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Sow Culling

11 July 2013

In no. 40 in its 'Action for Productivity' series, BPEX outlines the main reasons for culling sows and offers management guidelines on making those all-important decisions.

Sow culling rates have a direct correlation to the economic efficiency of a breeding herd. A good culling policy with a sound understanding of when to cull is an integral part of herd management. It maintains a steady flow, replacing the less productive sows on a regular basis, without disrupting the overall performance of the breeding herd.


  • To understand the reasons why individual sows are culled
  • To monitor and recognise the importance of maintaining an optimal parity profile
  • To aim for an average herd parity no greater than 2.8.

Income from cull sows should not be a major factor in determining the culling policy as it should only account for around two per cent of total sales income. When the culling policy is not adhered to for whatever reason it results in an increasing number of old sows being retained in the herd, often resulting in decreased herd productivity.

Common Reasons for Culling

Voluntary culling (selected)

This is carried out to manage the parity profile; decide what your target maximum parity is for each animal and stick to this. Voluntary culling is also carried out to remove any sows identified as having sub-optimal performance; these sows may have shown:

  • farrowing difficulties
  • poor litter size
  • poor lactation and rearing ability
  • poor maternal behaviour
  • decreased productivity compared to the herd average.

Involuntary culling (forced)

Some units may find that too many sows are culled due to involuntary reasons, especially from the first two parities; this can lead to poor morale among staff and can also be an indicator of reduced sow welfare. Typical reasons for involuntary culling are:

  • anoestrus
  • failure to conceive (recommended culling after two failed attempts)
  • abortion
  • lameness
  • disease.

Management Guidelines

How to reduce involuntary culling

  • Ensure optimal gilt selection for improved sow longevity
  • Maximise feed intake during lactation to reduce body condition loss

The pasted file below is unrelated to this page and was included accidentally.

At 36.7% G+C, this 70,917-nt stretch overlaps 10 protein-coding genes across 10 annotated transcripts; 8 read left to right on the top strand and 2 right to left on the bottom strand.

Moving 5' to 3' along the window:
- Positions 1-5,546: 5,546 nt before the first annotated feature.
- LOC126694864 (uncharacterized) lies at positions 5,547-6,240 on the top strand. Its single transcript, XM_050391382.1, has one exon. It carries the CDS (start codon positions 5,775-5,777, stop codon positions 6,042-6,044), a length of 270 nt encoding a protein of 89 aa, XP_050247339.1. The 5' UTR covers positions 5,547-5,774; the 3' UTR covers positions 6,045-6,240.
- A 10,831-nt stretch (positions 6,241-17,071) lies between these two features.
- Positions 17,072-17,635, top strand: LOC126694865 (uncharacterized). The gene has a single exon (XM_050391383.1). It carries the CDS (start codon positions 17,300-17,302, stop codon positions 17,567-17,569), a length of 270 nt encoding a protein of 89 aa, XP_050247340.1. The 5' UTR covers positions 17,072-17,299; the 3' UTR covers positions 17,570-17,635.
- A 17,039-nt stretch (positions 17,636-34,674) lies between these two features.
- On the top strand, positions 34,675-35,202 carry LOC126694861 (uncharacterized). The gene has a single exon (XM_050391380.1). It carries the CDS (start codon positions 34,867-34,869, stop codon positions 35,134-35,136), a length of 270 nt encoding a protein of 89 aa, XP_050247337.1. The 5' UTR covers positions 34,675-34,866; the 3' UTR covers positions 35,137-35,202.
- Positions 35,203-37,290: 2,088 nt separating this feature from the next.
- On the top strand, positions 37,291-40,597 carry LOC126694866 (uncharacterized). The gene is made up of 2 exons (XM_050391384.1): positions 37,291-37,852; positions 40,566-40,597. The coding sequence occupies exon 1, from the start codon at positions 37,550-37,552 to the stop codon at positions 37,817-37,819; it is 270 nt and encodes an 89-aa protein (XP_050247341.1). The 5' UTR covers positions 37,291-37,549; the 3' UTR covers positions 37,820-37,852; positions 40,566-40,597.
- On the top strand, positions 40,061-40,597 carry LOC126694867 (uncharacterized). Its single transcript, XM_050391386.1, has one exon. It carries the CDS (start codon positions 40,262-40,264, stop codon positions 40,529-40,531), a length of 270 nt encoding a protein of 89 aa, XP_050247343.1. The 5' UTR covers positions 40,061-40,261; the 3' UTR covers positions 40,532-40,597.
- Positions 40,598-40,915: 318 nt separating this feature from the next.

• Body condition score sows and feed individually after farrowing and during gestation where possible; if not possible feed on a group basis after sorting by condition
  • Consider a ‘skip-a-heat’ policy where appropriate
  • Check legs and feet after each farrowing cycle; even slight lameness can reduce feed intake due to reduced ability to compete for feed (groups) or reduced ability and desire to walk to feeder with a subsequent negative affect on performance
  • Ensure floors are not slippery to avoid hip, feet and leg injuries (See Action for Productivity 37: Flooring)
  • Check that all sows get up and walk about when inspecting animals
  • Move any lame, ill, non-eating or bullied sows to a hospital/recovery pen (See Action for Productivity 15: Hospital and recovery pen management)
  • Discuss veterinary protocol with all responsible staff and euthanise sows with severe injuries; euthanising sows should only be done by staff trained to do so or by the vet
  • Record all cull sows and the reasons for culling; use records for monthly reviews of sow welfare and performance
  • Use the BPEX cull sow chart each time you cull a sow to provide key information that can be used in conjunction with your veterinary visits.

Should the sow have another litter?

At weaning, check that sows meet the following criteria:

  • in good overall health
  • no shoulder sores or other injuries
  • body condition score of 3 (See Action for Productivity 20: Condition scoring of sows)
  • good conformation, e.g. gait and feet
  • at least 12 functional teats with no udder diseases or dysfunctions
  • good temperament.

Decide how many of the above points need to be met before the sow continues on to her next litter. Continually assess the checklist and aim to meet more and more of the criteria over time.

Other Reasons for Culling

Stomach ulcers

If a sow loses her appetite, looks unwell and has black or dark dung, it may be a sign of stomach ulcers. Sometimes sows are also seen being sick and generally do not perform well. It needs a vet to diagnose stomach ulcers, and often more than one sow will be affected. If there is a problem with stomach ulcers, increasing the amount of fibre in the diet can help. Coarseness of the diet will also need assessing (see BPEX Case study 9: The Bygholm Sieve) and concerns should be discussed with a nutritionist.

Sows should be in body condition score 3 at weaning to ensure that they are fit to re-breed

Cost of empty days

Cost per sow-day =

Total annual breeding herd expenditure
(productive sows × 365)

Cost of reproductive failure =

Cost per sow-day × empty days per annum
pigs born alive (sold) per sow per year

Shoulder sores

Shoulder sores can be extremely painful and lead to reduced well-being, feed intake and productivity. Shoulder sores are often a sign of poor body condition management, problems with the flooring and small/poor farrowing crates, but can also be found on old or ill sows. Sows with shoulder sores should be treated according to the veterinary protocol and moved to a hospital/ recovery pen depending on severity. Identifying at risk sows and addressing any potential contributing factors is key (see BPEX Bulletin 17: Shoulder sores).

If there are not 12 or more functional teats at weaning, or if udder disease is apparent,
future performance will be sub-optimal and affected sows should probably be culled

July 2013

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